- "felt his head swell as if it were going to explode": Anyone who has experienced explosive decompression will tell you it's not a pleasant experience:
"The term uncontrolled decompression here refers to the unplanned depressuri-sation of vessels that are occupied by people; for example, a pressurised aircraft cabin at high altitude, a spacecraft, or a hyperbaric chamber" (Wikipedia HERE).
- "some benzedrine": It certainly makes taking a nap less likely:
"At therapeutic doses, amphetamine causes emotional and cognitive effects such as euphoria, change in desire for sex, increased wakefulness, and improved cognitive control. It induces physical effects such as improved reaction time, fatigue resis-tance, and increased muscle strength. Larger doses of amphetamine may impair cognitive function and induce rapid muscle breakdown" (Wikipedia HERE, HERE, and HERE).
- "a velocity of 89 Martian gravities": A scientific error:
"The average gravitational acceleration on Mars is 3.72076 ms−2 (about 38% of that of Earth), and it varies" (Wikipedia HERE).
- "the Moons of Saturn": The ringed planet has even more satellites than mighty Jupiter:
"The moons of Saturn are numerous and diverse, ranging from tiny moonlets only tens of meters across to enormous Titan, which is larger than the planet Mercury. Saturn has 82 moons with confirmed orbits that are not embedded in its rings" (Wikipedia HERE).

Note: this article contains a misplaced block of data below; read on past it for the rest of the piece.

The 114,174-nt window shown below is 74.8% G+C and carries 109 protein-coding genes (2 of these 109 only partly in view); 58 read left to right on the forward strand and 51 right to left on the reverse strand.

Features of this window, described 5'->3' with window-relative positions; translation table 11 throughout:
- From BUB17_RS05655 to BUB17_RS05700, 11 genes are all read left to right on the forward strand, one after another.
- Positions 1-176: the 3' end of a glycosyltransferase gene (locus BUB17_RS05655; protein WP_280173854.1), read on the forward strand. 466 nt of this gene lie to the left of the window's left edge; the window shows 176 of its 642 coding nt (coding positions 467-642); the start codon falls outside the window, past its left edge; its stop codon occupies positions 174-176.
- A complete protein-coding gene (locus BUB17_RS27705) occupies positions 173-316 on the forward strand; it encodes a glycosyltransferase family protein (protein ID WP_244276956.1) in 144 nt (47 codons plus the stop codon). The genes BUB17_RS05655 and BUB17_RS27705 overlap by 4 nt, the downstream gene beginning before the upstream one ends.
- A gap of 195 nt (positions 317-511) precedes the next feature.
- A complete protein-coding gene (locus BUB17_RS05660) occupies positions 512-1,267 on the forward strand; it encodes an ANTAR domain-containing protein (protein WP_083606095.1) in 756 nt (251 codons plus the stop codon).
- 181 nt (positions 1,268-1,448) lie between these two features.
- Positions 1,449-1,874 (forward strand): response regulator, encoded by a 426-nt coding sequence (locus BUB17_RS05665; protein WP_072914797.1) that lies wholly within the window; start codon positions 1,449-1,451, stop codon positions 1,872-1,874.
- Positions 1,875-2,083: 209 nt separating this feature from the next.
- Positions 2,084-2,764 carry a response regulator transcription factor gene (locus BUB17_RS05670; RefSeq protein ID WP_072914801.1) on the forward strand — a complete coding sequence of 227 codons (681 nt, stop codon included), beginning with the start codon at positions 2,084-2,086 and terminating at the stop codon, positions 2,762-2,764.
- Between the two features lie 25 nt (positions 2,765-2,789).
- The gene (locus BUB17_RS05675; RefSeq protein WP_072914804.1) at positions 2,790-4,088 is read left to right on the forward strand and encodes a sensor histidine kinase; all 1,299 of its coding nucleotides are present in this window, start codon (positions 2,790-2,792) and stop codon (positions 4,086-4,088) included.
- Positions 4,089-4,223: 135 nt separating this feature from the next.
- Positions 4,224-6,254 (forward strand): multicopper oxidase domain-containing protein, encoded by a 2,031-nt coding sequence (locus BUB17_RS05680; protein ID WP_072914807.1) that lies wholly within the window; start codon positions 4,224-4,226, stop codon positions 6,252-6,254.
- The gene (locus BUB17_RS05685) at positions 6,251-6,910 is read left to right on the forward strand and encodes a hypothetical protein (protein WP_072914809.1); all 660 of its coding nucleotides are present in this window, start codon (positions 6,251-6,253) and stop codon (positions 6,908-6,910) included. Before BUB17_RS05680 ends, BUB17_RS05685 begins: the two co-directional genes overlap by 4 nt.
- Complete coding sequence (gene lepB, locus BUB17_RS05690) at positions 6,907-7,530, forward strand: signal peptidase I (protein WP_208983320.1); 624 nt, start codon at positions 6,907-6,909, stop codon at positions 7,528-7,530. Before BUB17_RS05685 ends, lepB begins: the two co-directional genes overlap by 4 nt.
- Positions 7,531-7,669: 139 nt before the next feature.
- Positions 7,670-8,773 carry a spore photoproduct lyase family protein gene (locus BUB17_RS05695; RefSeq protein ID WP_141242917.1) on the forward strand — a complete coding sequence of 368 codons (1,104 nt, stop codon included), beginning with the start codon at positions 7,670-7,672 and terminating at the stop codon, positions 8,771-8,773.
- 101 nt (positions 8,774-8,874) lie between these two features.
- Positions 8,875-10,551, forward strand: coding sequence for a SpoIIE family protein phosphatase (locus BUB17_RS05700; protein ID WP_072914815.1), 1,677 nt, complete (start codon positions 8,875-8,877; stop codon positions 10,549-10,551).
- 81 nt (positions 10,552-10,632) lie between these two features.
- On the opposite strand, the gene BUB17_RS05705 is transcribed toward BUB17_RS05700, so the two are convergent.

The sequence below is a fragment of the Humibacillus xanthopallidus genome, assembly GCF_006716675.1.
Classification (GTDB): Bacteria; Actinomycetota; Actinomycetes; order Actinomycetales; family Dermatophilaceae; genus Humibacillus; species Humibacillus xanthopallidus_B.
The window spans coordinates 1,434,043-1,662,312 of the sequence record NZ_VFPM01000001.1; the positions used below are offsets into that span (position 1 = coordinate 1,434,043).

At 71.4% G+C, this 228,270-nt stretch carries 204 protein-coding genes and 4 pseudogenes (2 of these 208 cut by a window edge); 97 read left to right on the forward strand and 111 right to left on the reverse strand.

- "the northern ice-cap of Mars": Living at Earth's South Pole might be more congenial:
"Mars has ice caps at its north pole and south pole, which mainly consist of water ice; however, there is frozen carbon dioxide (dry ice) present on their surfaces" (Wikipedia HERE).
- "The fused-quartz pane": Our author has anticipated the useful properties of this material in spacecraft windows and pressure domes:
"Because of its strength, fused silica was used in deep diving vessels such as the bathysphere and benthoscope. Fused silica is also used to form the windows of crewed spacecraft, including the Space Shuttle and International Space Station" (Wikipedia HERE).
- "in the lighters": It was only natural that SFF authors would transpose Earth's nautical practices to outer space:
"A lighter is a type of flat-bottomed barge used to transfer goods and passengers to and from moored ships" (Wikipedia HERE).
- Stanley Mullen was a member in good standing of Pulpsters Anonymous; see Wikipedia (HERE), the SFE (HERE), and the ISFDb (HERE).
- We've encountered our author a couple of times already: "Shock Treatment" (HERE) and "S.O.S. Aphrodite!" (HERE).
Was Planet Stories the most awesome of all the science fiction pulps? It was certainly the most fun.ReplyDelete
Truth serums seem to have really gone out of style among crime writers.
You're right about PLANET STORIES, Allan—wild and woolly and who cares about physics? It was basically ASTOUNDING/ANALOG that went down the Hard SF trail. And I can't understand why, as you say, truth serums aren't as common anymore; they're still as useful as a plot gimmick as they ever were.Delete